Release: April 12, 2019
Director: Neil Marshall
Screenplay: Andrew Crosby based on Hellboy by Mike Mignola
Starring: David Harbour as Hellboy, Milla Jovovich as Vivian Nimue the Blood Queen, Ian McShane as Trevor Bruttenholm, Sasha Lane as Alice Monaghan, and Daniel Dae Kim as Ben Daimio
Running Time: 121 minutes
I’m going to keep this one fairly short and spoiler free. Hellyboy, as a picture, is a victim of the MCU. The trailer for this picture clipped together two minutes of in progress CGI shots and every corny one liner from the film’s two hour running time in an effort to sell it as some sort of post-Avengers MCU-lite flick. It was a bad a trailer that was roundly criticized by the denizens of this great black abyss we know as the internet, and with good reason: it looked bad. Bad, actually is underselling it; it looked abysmal. Hellboy most certainly didn’t look like the kind of flick that anyone with even the smallest modicum of brain functionality would want to see, and I certainly was no exception here. I was content to never give this flick even the most cursory of glances, and I would have remained as such if the esteemed owner of this site had not specifically asked me to check it out. During production, this adaptation of Hellboy was routinely touted as something that was going to be much more in line with the 1990s comic series that birthed the character, so it was understandable that when we got a trailer that sold it as essentially Avengers: Hellboy, it ended up being a fantastic flop of a film.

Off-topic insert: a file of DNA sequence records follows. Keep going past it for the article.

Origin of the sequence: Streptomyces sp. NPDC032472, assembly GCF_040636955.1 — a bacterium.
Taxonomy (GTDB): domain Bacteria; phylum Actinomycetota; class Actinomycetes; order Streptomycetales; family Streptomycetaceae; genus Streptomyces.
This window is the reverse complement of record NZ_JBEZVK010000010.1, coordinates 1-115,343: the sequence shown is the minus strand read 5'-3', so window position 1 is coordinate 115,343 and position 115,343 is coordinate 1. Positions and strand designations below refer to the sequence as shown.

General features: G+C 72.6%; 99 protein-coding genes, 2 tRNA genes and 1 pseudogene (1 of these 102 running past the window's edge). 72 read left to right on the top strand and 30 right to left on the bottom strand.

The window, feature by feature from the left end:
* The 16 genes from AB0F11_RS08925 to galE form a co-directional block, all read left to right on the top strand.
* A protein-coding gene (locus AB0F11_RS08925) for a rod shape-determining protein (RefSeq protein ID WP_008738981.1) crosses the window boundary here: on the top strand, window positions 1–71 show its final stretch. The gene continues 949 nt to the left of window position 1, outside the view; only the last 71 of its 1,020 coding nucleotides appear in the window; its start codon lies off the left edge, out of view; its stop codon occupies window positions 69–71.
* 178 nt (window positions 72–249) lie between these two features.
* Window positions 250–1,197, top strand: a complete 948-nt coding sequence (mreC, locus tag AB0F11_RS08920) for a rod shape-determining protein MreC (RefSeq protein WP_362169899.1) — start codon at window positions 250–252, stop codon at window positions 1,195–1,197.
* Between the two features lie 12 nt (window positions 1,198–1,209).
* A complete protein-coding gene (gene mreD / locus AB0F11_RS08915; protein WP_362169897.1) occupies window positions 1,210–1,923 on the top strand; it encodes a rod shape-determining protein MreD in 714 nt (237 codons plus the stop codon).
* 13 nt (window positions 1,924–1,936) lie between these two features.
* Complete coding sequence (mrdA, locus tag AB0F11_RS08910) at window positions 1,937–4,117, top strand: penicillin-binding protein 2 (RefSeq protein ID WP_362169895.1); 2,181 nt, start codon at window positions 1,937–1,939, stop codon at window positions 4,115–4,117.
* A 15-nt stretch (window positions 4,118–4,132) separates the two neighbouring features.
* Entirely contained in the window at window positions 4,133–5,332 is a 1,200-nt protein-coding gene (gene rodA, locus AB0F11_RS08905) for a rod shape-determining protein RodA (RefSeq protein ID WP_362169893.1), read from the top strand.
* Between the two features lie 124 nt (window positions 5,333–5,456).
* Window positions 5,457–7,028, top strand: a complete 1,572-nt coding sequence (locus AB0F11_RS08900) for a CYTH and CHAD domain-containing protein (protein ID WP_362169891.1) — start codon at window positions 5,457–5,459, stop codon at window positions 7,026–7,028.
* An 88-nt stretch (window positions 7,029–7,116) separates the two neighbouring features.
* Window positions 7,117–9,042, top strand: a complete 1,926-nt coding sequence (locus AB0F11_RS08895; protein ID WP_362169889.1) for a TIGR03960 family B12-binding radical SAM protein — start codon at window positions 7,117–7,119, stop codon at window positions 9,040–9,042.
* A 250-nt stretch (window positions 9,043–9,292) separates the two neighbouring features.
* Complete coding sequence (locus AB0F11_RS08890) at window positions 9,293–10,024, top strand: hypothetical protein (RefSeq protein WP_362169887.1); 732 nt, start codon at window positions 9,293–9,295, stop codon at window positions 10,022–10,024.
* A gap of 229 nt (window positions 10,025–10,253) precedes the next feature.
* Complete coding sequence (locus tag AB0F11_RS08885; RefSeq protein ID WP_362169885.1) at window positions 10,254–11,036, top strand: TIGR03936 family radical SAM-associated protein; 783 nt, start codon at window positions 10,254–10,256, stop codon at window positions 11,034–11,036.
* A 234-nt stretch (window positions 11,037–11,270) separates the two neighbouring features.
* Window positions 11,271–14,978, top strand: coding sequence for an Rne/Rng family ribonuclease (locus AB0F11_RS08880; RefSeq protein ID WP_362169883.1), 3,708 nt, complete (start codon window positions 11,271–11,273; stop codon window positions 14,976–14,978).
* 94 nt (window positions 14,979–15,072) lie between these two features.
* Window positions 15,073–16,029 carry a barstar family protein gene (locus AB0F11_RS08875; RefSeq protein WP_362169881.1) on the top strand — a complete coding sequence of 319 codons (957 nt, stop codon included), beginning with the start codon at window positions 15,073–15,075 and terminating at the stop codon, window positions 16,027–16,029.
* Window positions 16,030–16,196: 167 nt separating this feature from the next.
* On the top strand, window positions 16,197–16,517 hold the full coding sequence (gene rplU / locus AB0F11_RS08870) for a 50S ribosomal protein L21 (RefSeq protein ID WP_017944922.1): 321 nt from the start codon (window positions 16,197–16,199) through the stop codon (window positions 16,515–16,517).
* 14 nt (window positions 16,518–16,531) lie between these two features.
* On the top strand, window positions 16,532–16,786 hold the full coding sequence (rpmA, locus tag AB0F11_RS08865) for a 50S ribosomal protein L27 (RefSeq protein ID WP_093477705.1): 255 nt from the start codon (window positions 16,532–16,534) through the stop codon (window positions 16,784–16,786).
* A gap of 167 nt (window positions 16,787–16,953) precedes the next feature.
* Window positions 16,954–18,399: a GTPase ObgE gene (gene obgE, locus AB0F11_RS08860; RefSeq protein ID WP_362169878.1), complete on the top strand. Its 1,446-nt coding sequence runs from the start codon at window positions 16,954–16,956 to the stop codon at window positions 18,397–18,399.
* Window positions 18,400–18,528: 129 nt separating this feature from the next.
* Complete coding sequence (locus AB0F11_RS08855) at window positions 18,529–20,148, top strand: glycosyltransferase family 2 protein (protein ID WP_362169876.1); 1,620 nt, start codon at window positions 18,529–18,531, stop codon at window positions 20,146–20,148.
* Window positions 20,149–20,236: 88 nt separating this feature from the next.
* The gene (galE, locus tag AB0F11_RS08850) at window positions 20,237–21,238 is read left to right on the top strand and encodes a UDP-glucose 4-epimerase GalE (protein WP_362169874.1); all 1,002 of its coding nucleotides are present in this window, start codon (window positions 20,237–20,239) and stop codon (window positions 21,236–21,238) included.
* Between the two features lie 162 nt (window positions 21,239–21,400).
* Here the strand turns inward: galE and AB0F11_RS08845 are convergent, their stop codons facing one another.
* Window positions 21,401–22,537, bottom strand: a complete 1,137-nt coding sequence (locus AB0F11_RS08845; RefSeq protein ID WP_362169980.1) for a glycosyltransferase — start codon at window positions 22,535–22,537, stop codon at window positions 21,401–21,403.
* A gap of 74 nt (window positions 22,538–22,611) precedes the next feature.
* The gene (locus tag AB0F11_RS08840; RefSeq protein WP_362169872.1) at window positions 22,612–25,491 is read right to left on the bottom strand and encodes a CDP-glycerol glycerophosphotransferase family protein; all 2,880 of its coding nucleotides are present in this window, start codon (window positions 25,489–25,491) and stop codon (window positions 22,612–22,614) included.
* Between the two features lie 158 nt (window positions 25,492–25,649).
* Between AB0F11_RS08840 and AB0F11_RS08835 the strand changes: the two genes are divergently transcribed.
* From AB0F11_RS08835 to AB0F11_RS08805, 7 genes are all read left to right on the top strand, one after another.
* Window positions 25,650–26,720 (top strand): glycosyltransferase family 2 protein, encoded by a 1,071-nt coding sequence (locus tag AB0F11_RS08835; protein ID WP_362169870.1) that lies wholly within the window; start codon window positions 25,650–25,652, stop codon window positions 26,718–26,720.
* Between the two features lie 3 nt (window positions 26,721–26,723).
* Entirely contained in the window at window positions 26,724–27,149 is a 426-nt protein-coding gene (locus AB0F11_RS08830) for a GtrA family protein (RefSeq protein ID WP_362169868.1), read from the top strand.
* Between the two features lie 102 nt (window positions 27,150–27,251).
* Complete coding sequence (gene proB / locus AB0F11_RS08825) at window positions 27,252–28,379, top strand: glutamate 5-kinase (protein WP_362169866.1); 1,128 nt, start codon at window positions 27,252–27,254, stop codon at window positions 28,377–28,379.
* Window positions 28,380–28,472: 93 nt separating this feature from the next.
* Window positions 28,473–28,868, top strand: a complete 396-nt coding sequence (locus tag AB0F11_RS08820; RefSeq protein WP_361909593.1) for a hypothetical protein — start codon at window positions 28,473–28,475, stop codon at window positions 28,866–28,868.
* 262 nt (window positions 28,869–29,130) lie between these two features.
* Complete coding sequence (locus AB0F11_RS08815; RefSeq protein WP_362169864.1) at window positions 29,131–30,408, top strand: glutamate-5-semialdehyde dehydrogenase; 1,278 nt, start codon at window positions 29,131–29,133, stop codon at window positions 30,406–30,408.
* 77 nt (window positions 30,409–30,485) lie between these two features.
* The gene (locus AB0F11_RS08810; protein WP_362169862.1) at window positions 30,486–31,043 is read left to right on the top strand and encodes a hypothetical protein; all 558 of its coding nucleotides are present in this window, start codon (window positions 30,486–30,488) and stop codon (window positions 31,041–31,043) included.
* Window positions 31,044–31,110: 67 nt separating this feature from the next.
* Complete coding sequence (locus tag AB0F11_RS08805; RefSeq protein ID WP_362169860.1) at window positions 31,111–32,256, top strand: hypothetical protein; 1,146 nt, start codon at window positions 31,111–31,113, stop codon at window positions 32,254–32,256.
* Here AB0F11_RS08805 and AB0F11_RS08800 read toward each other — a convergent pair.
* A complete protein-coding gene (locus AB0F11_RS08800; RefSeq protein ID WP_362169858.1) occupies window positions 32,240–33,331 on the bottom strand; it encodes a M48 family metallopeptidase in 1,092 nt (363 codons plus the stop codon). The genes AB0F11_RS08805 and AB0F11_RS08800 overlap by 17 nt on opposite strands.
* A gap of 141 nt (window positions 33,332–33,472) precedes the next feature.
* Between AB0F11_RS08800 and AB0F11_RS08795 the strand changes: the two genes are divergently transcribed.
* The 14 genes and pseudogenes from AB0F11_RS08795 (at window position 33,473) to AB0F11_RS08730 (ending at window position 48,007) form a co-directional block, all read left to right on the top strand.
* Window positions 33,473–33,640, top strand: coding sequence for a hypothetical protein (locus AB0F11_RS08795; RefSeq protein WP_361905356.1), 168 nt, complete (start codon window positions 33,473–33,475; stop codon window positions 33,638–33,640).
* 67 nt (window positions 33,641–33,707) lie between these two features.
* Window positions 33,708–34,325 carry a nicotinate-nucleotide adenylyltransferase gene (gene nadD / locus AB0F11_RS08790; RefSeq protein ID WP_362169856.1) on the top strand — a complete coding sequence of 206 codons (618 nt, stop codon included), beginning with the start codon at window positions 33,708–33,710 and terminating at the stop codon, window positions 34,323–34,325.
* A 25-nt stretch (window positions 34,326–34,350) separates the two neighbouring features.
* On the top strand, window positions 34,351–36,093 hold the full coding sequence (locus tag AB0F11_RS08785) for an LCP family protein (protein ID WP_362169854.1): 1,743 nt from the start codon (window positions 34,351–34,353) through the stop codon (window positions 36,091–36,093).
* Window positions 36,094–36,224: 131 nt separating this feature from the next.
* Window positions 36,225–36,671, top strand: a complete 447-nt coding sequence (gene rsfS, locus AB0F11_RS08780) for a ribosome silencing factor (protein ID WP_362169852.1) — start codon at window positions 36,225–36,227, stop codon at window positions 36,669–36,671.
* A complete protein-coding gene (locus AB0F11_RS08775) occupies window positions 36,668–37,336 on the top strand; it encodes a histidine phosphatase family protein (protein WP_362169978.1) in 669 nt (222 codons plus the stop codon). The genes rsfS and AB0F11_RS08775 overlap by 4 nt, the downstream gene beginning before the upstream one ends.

Thankfully, yet also unfortunately, Hellboy is not, by the longest of shots, the film that its trailer was sold. Yes, there are some attempts at one lines, most of them fall flat, but there is never that Disney tween sitcom, pause profligately for audience laughter feel that the Marvel Whedonverse exhibits. Tonally, Hellboy strikes something of a balance between the corny, Guilermo Del Toro-helmed films from the mid to late 00s and the original comics that spawned the character. The story is entertaining, and somewhat familiar, revolving around a resurrected medieval witch attempting to use Hellboy as an instrument to bring about the apocalypse. The cast do great in their respective roles, though the character of Alice Monaghan can come off as a tad annoying at times. David Harbour was a great choice for the titular role of Hellboy, and it’s kind of unfortunate that the film flopped so hard that, realistically speaking, he probably won’t be returning for a second outing. The high contrast lighting, which calls to mind Mignola’s noir-tinged artwork on the original comics, and over the top grotesque monster designs yield a film that is also quite fun to look at.
In the end, Hellboy is an enjoyable picture that was the victim of a bad marketing campaign. A marketing campaign that proves how desperately trailers need to change. I won’t be surprised if Hellboy achieves a cult following over the next few years. It definitely deserves it. Give it a spin when you’ve got the free time.